Accounting & Auditing | Leadership / Management | Legislative / Regulatory

Our debt solution isn’t a trillion-dollar coin. It’s education.

It's official: All of the partisan bickering has driven everyone in Washington insane.

Take the trillion-dollar coin. You've heard about this by now, no doubt. It's a liberal Democratic answer to the looming debt ceiling debates. The basic idea is this: Current law allows the Treasury to mint platinum coins and assign them any value at all. Mint a couple of those babies and voila! We've solved our debt problem without having to fight about increasing the debt ceiling.

What's next, Monopoly money?

John Stewart captured the absurdity of the idea brilliantly.

"I'm not an economist," he said on The Daily Show, "but if you're going to just make s*** up, I say go big or go home. How about a $20 trillion coin?"

Smoke and mirrors aside, now that Congress has kicked the debt problem down the road as part of the fiscal cliff fiasco, it's time to get serious about the debt.

That's what CPAs believe, anyway. In a recent AICPA survey, 54 percent of CPAs surveyed said deficit reduction should be our nation's top economic priority, and really, it wasn't even close. Coming in at No. 2 was job creation, at 23 percent. Tax reform was third at 18 percent.

"CPAs in communities large and small and from coast to coast are increasingly troubled by the government’s inability to come to grips with this economic calamity-in-the-making,” said AICPA President and CEO Barry Melancon, CPA, CGMA. “… Fiscal responsibility is essential to our country’s economic sustainability."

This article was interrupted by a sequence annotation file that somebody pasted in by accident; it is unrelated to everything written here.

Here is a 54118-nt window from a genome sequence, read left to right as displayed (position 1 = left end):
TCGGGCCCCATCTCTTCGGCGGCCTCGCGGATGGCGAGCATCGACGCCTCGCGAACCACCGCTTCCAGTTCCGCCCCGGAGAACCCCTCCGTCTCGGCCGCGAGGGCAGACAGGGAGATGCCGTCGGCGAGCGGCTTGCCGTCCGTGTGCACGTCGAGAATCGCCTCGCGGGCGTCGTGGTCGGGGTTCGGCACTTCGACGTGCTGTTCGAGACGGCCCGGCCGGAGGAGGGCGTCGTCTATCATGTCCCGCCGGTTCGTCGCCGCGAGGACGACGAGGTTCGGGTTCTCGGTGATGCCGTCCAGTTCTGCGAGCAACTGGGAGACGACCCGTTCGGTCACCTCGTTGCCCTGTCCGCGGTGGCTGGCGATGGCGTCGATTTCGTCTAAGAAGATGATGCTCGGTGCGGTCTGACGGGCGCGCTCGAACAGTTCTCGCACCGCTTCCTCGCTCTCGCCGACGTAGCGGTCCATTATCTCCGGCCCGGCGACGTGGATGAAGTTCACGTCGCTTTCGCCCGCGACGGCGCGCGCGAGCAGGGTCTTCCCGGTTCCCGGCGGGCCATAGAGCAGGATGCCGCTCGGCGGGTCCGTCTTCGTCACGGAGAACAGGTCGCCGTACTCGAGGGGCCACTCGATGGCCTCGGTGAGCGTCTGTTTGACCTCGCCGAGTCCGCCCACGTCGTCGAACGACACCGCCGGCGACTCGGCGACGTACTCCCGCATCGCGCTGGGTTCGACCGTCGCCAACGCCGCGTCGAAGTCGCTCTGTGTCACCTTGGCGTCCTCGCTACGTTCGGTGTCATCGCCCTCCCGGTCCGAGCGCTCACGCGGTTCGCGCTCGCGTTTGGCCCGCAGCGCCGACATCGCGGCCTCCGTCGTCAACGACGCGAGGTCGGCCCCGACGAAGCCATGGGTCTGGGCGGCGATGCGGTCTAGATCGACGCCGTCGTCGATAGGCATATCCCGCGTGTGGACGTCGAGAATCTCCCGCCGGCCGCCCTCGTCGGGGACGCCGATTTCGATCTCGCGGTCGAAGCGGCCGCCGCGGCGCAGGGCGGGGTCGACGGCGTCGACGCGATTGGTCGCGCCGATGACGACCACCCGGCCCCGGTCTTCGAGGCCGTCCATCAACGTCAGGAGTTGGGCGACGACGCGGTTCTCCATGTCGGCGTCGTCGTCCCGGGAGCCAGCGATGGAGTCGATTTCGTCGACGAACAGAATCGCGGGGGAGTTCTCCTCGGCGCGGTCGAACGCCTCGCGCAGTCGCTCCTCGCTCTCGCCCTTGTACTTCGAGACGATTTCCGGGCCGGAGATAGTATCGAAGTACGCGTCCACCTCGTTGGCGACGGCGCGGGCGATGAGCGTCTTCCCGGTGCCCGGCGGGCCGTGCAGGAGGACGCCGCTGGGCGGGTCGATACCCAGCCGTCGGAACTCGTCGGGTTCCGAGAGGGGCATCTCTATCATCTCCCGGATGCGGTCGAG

So the problem isn't in convincing CPAs. It's in convincing the rest of the populace. The more people who know and understand the problem, the greater our chances of properly addressing it.

So says David Walker. The CPA and former U.S. comptroller general has been on a nationwide tour over the past few years in an effort to open the public's eyes about the looming debt- and budget-related disasters that await us if we don't act now.

"A critical aspect of this leadership must be a major effort to educate and engage the American public on the true state of our nation's finances and the types of reforms that will be necessary to ensure fiscal sustainability," Walker wrote recently in USA Today. "And it needs to be a national effort that occurs outside of Washington, D.C., and is sanctioned by the White House and Congress, meaning that key elected officials, Democrat and Republican, agree to join together and participate.

"This effort is so essential because it will take the public's understanding of what's at stake to rally popular support for difficult choices," Walker continued. "Without the public's understanding, buy-in and pressure, our politicians will continue to kowtow to the most partisan wings of each party and the special interests."

It's time, gang -- time to get serious about our spending woes. This isn't a partisan issue. It's a survival issue. The more people who know the issues intimately and understand what must be done, the greater the chances that Congress will wake up and do the right thing.

We have less than two months, and the clock is ticking.


Bill Sheridan